Vedi Napoli

I am not quite sure how calming it is, knowing that I can die now that I have seen Naples. Surely, it would have been more prudent to hold off on seeing Naples for a while.

Johann Wolfgang von Goethe coined the referenced phrase in a letter in 1787, when Naples was the capital of the Kingdom of Naples, when Italy still was a patchwork of nations, where he presumably referenced the city’s wealth, prosperity, and scenery. And, this also roughly coincided with the rediscovery of both Pompeii and Herculaneum, the two cities that were covered in ash after the eruption of Vesuvius in 79AD.

But, it seems that Goethe, and many years of recurring emphasis, has set my expectations a bit too high. Naples is a bit of a dump, trash everywhere, buildings falling apart, while Pompeii resembles many other Roman ruins.

In fairness, visiting the National Archeological Museum, in Naples, where the most impressive discoveries from Pompeii and Herculaneum were moved, it’s clear how spectacular the rediscovery of these two covered towns, in the 18th century, must have been. The level at which frescoes, paintings, sculptures, people, were preserved is astounding.
But, in the formerly covered cities themselves, only some replicas of these finds remain, among, mostly, crumbling walls, making the original sites quite similar to many other Roman ruins around the Mediterranean.

Then, perhaps the one thing I was most looking forward to see, was the Alexander Mosaic.
In Pompeii, a copy remains, in the place it was found, the House of the Faun, and experiencing just the copy of the mosaic, in its place, was, for me, grand; the mosaic is believed to be a copy of an early 3rd century BC Greek painting (now lost), which makes this depiction of Alexander the Great one of the few near-contemporary illustrations in existence.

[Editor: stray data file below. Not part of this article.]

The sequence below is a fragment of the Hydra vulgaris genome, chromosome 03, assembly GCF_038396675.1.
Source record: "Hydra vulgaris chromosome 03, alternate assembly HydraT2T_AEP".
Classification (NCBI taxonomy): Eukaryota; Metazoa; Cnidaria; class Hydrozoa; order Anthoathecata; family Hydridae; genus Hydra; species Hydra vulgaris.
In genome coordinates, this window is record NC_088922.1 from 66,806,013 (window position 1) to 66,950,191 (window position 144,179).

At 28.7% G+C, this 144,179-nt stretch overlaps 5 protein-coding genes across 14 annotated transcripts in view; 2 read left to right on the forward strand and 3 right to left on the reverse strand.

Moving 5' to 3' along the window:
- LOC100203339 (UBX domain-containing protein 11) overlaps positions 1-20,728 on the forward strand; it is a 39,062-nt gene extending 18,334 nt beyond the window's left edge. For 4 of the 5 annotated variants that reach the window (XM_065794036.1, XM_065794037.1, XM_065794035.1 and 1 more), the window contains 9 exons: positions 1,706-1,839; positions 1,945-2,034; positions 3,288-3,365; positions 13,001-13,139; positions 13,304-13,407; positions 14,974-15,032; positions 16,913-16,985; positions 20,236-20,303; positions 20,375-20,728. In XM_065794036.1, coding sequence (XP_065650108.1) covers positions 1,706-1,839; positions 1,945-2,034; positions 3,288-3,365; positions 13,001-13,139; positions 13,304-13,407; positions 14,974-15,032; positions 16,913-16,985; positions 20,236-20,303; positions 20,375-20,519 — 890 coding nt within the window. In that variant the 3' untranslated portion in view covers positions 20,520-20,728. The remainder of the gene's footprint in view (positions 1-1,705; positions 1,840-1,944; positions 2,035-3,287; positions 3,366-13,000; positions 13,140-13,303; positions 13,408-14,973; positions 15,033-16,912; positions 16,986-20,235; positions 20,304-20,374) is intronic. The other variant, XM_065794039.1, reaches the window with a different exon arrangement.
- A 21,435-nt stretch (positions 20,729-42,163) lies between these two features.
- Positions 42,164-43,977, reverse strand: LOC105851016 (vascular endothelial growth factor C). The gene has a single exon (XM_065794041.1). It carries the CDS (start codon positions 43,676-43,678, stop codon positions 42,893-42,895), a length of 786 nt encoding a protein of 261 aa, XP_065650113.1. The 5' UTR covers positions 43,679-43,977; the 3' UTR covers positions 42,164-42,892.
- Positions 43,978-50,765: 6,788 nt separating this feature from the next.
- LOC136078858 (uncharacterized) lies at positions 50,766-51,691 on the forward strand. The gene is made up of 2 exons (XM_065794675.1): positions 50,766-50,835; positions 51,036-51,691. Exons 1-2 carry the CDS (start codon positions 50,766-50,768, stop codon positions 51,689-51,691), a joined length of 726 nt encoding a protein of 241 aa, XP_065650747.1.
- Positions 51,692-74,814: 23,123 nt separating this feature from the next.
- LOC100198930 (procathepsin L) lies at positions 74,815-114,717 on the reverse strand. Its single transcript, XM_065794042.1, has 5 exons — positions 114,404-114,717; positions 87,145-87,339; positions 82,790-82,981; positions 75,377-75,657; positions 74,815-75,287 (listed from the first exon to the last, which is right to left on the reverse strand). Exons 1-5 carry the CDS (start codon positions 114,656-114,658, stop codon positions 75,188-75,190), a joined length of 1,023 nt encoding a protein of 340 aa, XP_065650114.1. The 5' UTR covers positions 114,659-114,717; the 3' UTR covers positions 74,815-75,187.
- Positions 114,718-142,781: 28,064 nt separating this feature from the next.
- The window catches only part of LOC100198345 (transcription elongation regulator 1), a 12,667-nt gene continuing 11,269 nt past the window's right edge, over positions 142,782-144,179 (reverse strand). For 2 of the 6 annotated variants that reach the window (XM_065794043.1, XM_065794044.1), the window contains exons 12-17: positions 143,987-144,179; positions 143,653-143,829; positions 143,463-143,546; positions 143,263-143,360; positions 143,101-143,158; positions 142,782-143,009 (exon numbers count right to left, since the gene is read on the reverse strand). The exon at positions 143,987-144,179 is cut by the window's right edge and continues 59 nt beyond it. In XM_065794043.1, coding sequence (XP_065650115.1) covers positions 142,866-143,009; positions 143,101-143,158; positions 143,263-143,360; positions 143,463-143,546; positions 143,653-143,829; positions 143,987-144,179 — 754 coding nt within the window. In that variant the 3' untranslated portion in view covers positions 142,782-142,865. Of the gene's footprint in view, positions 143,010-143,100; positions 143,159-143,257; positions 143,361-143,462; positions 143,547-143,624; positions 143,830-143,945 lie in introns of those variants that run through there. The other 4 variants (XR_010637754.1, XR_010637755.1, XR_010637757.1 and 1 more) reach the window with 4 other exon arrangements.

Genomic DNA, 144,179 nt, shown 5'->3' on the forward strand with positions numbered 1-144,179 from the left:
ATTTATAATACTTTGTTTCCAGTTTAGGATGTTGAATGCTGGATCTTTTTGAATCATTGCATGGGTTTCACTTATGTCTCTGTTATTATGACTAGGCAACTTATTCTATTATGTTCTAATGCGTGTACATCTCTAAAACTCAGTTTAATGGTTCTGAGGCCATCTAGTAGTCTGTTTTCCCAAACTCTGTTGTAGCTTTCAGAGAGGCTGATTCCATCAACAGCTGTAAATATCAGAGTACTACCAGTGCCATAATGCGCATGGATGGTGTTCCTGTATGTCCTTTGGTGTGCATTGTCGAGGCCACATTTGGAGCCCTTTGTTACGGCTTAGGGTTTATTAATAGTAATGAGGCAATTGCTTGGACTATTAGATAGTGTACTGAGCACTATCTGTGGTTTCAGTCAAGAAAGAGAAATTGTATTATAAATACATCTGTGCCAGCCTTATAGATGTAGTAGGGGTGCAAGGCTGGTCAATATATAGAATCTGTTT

The original was moved to the museum, and this was the one object I was most looking forward to see with my own eyes… only to find a canvas of the mosaic, instead of the mosaic itself.
Turns out the mosaic is being renovated. It’s ‘hiding’ behind the canvas, but wrapped in paper, so even my lifting the canvas meant I only saw a wrapped package hanging on the wall.

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Another sad moment in Naples.

Incidentally, it was the Goethe who popularised the “vedi Napoli e poi muori” after whom the Goethe Institut is named, but it was probably not Goethe who came up with the phrase, borrowing it from the locals upon his visit.

Shortly before my visiting Naples, the city’s soccer team, once the home of Maradona, had just won some major prize, and they had put lipstick on the pig, with blue and white flags and streamers literally everywhere. But this, in a way, emphasised the somewhat dire state of the city.
It’s often said that Maradona is revered like a saint in Naples, but I always figured this was a kind of Italian hyperbole. Except, it isn’t. Maradona is revered like a saint, in Naples.

Besides Maradona, Naples is also home, or the adopted home, to a host of foods recognised the world over, though not for all can the provenance be quite exactly pinned on the city. Yet, these include Neapolitan ice cream, Margarita pizza, limoncello, a bunch of sweet cakes, including the easter special pastiera, spaghetti ala puttanesca, and mozzarella di bufala.

I’ve taken to walking from and to the airports on this journey. This won’t work in every destination, but when it does, like in Naples, it allows me to pass through a number of socioeconomic strata, from the enclave that is the airport, through the crumbling periphery, to the propped-up center. And, in Naples, to the periphery again, as I was staying in a convent, with a crucified Christ above my bed, on the outskirts of town.

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